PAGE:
Fire has claimed a rural Bismarck family’s mobile home and a pet. The Bismarck rural fire department says the cause of the blaze is unknown.
Friends, family and neighbors lined up Monday to help the family of Karl and Tracy Carson as they began digging through what could be salvaged and what needed to be thrown away.
Tracy Carson said she and her husband found their wedding rings and some of their daughter’s rodeo memorabilia from their home of 20 years. They had removed the rings so they could do yard work.
“Everything is gone. The house is gutted,” she said. “My daughter Emily (18) was Miss Teen North Dakota and the Miss High School Rodeo Queen. She lost all of her crowns, banners, clothes and buckles. We were able to find it, but I don’t know if it can be salvaged.
“It’s things, but it’s things she worked hard for. My son Austin (20) lost his racing memorabilia. He does some car racing,” Carson said.
The fire department responded to the fire at 1998 66th St., south of Bismarck, about 7:15 p.m. Sunday.
Rural Fire Department Lt. Casy Rogstad said the home was engulfed in flames when firefighters arrived at the scene.
“It was fully involved. It was coming out of the roof on the south side,” he said.
Tracy Carson said the master bedroom, dining room, a den and living room were destroyed.
“We don’t know what happened. We were all home. We went down to the shop. We were there for five minutes, came back and the house was engulfed in smoke and flames,” she said.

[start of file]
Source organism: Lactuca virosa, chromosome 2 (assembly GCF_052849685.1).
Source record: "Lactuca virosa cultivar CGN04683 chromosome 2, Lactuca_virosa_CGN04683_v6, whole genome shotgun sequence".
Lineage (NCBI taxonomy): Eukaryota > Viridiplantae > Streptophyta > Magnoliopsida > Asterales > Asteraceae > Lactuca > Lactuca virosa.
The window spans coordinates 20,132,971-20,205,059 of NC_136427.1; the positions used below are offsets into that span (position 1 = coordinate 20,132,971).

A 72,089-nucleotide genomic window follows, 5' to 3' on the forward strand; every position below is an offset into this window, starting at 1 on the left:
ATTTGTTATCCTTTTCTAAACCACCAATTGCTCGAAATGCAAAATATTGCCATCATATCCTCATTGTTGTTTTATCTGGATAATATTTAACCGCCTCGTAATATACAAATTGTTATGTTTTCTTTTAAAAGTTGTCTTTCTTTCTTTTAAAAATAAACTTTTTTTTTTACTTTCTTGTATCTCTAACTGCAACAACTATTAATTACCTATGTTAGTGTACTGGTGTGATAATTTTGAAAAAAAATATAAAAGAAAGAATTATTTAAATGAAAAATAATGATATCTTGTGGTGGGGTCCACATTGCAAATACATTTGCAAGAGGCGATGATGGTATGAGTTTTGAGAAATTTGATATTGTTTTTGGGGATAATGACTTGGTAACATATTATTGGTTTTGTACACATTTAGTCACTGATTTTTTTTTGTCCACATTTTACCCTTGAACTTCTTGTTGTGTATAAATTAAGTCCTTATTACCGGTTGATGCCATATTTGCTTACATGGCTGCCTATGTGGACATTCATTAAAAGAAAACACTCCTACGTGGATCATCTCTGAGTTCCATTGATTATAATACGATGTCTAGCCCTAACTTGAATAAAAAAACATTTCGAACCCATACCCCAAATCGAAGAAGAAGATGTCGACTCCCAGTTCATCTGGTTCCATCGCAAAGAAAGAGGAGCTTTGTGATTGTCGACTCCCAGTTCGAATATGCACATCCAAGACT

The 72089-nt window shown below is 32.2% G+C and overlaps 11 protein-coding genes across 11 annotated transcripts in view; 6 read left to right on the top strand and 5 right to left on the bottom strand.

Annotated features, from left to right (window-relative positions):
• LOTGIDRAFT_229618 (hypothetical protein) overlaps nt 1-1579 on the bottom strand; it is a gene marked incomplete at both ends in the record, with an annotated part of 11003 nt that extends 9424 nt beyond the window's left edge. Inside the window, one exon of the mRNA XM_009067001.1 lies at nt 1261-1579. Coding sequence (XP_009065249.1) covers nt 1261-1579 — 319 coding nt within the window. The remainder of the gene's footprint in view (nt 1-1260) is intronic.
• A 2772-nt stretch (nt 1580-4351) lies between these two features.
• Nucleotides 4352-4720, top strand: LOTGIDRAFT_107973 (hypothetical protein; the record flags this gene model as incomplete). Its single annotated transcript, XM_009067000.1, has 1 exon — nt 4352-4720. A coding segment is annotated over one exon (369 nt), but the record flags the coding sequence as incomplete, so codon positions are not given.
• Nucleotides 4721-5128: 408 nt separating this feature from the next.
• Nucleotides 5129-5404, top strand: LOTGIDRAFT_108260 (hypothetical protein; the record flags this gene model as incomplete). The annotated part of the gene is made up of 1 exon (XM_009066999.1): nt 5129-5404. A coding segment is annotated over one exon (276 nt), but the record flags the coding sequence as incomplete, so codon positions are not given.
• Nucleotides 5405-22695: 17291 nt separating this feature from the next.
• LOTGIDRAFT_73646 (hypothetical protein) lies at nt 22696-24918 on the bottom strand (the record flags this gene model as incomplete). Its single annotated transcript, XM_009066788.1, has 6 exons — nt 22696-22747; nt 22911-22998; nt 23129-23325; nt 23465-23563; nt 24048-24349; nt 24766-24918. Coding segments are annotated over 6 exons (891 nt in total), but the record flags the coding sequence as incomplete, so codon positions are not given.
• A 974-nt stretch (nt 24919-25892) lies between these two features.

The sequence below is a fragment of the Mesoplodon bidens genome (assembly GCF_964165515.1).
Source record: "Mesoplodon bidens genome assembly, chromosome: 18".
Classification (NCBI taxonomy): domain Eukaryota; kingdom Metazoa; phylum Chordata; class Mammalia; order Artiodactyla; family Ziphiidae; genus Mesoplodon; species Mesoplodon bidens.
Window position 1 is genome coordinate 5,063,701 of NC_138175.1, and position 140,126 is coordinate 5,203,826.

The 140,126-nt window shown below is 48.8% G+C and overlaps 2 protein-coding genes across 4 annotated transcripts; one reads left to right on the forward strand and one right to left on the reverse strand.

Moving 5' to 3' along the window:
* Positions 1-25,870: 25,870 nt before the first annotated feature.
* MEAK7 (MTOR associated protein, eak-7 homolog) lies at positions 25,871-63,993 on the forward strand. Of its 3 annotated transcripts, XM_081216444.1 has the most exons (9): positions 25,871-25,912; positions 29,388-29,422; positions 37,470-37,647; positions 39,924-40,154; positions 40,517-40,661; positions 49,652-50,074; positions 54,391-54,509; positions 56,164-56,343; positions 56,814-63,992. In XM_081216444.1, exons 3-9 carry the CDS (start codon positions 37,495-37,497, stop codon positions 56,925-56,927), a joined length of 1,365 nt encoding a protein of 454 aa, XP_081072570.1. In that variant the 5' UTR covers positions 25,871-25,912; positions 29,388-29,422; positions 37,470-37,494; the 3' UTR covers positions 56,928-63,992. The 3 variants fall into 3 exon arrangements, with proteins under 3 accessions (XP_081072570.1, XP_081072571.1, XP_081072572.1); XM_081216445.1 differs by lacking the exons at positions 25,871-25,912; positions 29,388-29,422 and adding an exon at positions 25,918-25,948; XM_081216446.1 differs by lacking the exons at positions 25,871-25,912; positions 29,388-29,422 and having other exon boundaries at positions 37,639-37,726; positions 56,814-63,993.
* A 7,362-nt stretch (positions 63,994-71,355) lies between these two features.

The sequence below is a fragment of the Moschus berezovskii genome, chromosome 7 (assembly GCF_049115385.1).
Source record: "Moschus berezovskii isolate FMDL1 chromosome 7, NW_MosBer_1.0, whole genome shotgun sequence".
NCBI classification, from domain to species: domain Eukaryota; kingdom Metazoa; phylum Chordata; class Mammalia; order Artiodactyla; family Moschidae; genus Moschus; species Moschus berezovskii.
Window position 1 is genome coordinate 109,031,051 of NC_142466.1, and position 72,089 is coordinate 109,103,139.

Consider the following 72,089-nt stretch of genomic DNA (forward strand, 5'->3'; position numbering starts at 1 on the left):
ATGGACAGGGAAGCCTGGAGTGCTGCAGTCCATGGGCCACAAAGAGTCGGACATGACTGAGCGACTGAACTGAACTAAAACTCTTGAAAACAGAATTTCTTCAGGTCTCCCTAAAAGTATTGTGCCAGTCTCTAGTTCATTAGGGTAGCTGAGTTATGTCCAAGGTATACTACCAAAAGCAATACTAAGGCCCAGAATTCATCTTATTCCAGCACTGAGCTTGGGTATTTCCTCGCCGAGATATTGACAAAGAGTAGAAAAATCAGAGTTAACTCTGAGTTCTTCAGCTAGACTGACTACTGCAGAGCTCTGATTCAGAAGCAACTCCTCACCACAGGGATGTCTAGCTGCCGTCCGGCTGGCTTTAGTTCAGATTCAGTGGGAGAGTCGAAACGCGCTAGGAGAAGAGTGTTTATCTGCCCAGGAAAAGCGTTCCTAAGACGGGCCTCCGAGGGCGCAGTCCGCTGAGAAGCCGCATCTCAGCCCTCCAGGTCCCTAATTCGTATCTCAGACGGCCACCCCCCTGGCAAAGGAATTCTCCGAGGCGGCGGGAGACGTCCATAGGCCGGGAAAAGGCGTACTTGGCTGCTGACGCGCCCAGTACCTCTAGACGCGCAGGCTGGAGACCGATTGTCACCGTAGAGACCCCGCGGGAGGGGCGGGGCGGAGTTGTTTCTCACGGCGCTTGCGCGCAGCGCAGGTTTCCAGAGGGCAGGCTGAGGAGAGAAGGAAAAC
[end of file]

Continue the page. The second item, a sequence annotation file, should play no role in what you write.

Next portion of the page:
A family cat named “Poopsie” died in the fire, but rural firefighters were able to save another cat when they got in.
“We tried to get to the animals, but we couldn’t get to them. The smoke was just rolling. The 17-year-old cat survived. It went to the basement. The other cat didn’t,” Carson said. Two other cats were not inside the home at the time of the fire.
Firefighters contained the blaze about 9:30 p.m. Fire officials and Burleigh County Sheriff deputies remained at the scene until about 10:30 p.m., Carson said.
“The home is a total loss,” Rogstad said. An attached garage, however, appeared to be intact, he added. No other buildings on the property were damaged by the fire, he said.
Tracy Carson is not sure where her family will go from here. “We don’t have purses, IDs, wallets or debit cards. Everything burned.” she said.
However, people’s response has been some comfort.
“At 8 o’clock in the morning, people from Minot were here. People from everywhere were here to help us,” Carson said Monday. “The support has been fabulous.”
Rogstad said the rural fire department could not determine the cause of the fire in its investigation.
“We have turned the home over to the family. It’s up to the insurance company if they wish to investigate further,” he said. The state fire marshal will not be called in to help, Rogstad said.
The American Red Cross is assisting the family with food, clothing, shoes, lodging and medication.